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The embedded indexical value of /s/-fronting in Afrikaans and South African English

  • Ian Bekker and Erez Levon EMAIL logo
From the journal Linguistics


This paper examines the indexical value of /s/-fronting in White Afrikaans and in White South African English (WSAfE). Prior research on this feature has shown that fronted articulations of /s/ in WSAfE serve as a regional and social indicator of the wealthy northern suburbs of Johannesburg, and anecdotal evidence suggests that the feature carries a similar meaning in White Afrikaans. This study therefore aims to examine whether the variable carries similar meanings across the two languages. Data are based on the evaluative reactions toward different experimental stimuli that were presented to 214 Afrikaans-English bilinguals in South Africa during a modified matched-guise task. The results indicate that /s/-fronting in a man’s voice is perceived in similar terms in White Afrikaans and WSAfE though it carries somewhat different meanings across the two languages when it occurs in a woman’s voice, a difference related in turn to different approaches to gender across the two speech communities. The results of this research, and the indexical value of /s/-fronting in the two languages, are therefore only understandable in terms of certain sociohistorical and sociological differences between the two speech communities. The article ends with some discussion relating to the possible source of the relevant similarities and differences, i.e., parallel innovation or sociophonetic transfer.


The authors would like to thank Kara Schultz, Deon du Plessis, Bertus van Rooy and Andries Coetzee for reading earlier versions of this article and for offering valuable commentary and suggestions.


A Stimuli

Stimulus Passage – Afrikaans (Matthee 1984)

Vandat hy kan onthou, is Oupoot die mees gevreesde olifant in die Bos. Geen houtkapper het sonder respek van hom gepraat of sy spoor gekry en nie onmiddellik gekyk watter kant die wind waai nie.

Hy was veertien toe hy Oupoot vir die eerste keer gesien het. Baie dinge het met hom gebeur toe hy veertien geword het.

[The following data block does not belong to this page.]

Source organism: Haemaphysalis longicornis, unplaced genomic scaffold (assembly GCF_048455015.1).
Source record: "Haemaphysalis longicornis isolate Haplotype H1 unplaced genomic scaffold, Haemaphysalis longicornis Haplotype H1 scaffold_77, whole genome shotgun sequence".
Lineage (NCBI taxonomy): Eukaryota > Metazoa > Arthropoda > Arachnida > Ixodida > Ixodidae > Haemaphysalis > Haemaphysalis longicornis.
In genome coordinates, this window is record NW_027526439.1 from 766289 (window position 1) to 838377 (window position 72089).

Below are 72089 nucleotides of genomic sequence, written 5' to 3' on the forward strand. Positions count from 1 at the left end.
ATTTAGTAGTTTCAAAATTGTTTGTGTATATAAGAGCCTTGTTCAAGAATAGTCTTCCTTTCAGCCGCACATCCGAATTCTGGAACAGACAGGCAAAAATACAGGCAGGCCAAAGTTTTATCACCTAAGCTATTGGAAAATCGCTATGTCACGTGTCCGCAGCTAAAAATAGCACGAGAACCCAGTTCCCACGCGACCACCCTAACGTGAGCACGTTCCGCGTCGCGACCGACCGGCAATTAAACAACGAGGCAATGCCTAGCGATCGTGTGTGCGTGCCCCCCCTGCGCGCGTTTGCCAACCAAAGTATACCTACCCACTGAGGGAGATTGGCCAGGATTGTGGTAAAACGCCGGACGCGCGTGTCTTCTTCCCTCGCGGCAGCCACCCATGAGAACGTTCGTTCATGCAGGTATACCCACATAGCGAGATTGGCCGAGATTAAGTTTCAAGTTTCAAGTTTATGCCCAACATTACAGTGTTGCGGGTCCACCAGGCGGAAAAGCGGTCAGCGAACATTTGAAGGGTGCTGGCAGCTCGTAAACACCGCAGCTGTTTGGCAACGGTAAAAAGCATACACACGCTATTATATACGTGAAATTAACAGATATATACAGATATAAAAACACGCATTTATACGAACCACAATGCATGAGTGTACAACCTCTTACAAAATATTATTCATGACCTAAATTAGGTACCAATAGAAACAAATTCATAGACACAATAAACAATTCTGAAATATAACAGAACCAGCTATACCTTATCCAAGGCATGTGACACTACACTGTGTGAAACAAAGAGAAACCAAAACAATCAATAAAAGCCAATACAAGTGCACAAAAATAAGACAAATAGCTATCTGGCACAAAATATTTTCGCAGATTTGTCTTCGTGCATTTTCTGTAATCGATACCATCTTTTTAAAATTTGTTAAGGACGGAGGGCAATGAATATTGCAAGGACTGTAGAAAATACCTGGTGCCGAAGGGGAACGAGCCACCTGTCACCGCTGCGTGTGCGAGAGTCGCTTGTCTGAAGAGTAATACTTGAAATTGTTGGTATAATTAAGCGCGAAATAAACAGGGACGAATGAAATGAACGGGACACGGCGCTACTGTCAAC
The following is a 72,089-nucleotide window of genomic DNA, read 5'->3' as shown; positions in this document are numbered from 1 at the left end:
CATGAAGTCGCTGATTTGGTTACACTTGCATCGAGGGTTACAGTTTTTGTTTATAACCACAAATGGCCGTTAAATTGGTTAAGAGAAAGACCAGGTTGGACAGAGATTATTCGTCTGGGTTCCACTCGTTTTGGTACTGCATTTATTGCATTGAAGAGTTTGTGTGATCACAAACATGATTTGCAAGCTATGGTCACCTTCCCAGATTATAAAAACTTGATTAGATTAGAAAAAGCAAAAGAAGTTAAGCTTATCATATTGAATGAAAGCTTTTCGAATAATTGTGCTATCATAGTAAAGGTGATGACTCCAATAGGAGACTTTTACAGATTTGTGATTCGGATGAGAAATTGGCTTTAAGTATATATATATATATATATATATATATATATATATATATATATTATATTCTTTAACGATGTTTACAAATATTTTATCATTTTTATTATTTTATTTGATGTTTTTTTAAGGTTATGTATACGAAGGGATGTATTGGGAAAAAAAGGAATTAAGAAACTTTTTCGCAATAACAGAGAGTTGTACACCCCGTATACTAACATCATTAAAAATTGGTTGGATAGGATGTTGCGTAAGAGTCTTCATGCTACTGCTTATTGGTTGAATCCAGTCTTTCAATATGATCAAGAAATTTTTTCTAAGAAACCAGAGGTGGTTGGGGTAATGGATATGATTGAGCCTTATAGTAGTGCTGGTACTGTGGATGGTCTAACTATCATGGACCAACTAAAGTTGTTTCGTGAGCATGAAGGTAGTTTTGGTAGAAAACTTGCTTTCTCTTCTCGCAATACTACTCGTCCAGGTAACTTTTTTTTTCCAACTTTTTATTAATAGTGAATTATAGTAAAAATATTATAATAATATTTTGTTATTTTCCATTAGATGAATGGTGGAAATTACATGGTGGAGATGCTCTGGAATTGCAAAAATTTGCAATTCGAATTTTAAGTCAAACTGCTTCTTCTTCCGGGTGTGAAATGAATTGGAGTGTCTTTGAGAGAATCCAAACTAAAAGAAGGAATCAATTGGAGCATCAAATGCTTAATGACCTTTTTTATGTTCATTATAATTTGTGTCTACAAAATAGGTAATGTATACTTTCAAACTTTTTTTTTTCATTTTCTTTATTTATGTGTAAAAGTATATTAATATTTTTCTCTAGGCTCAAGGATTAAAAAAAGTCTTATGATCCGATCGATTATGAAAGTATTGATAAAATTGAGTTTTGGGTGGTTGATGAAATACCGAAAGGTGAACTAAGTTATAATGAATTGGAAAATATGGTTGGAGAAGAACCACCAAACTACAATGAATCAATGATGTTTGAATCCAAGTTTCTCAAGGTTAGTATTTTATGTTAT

Die godsiekte het twee maande voor sy verjaarsdag deur die Bos getrek: masels, kinkhoes en plek-plek waterpokke. Magdalena moes eerste gaan lê. Toe Sara inval, het hul ma ook siek geword. Masels. Hy en sy pa en Jozef en ou Anneries het ver van die huis af kalander vir dwarslêers gewerk en van niks geweet nie.

Stimulus Passage – English (Matthee 2005)

As long as he could remember, Old Foot had been the most feared elephant in the Forest. No woodcutter spoke of him without respect or found his tracks without immediately looking to see which way the wind was blowing.

Saul was fourteen when he saw Old Foot for the first time. Many things happened to him when he was fourteen.

Two months before his birthday the godsickness came through the Forest: measels, whooping-cough and even chickenpox in some places. Magdalena was the first to go down with it. When Sara caught it their mother became ill, too. Measels. He and his father and Jozef and old Arno were working kalander for sleepers far from home and knew nothing of what was going on.

B Rating scales

English translations appear in parentheses. Only Afrikaans was used during the experiment.

Baie intelligent (very intelligent)Glad nie intelligent nie (not at all intelligent)
Baie vriendelik (very friendly)Onvriendelik (not at all friendly)
Baie oneerlik (very dishonest)Baie eerlik (very honest)
Baie manlik(very masculine)Glad nie manlik nie (not at all masculine)
Bly in ʼn stad (lives in a city)Bly op die platteland (lives in the country)
Beslis gay/lesbies(definitely gay/lesbian)Beslis nie gay/lesbies nie(definitely not gay/lesbian)
Baie geleerd (very educated)Glad nie geleerd nie (not at all educated)
Baie gemoedelik (“laid-back”) (very laidback)Glad nie gemoedelik (“laid-back”) nie (not at all laidback)


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Published Online: 2017-9-6
Published in Print: 2017-9-26

© 2017 Walter de Gruyter GmbH, Berlin/Boston

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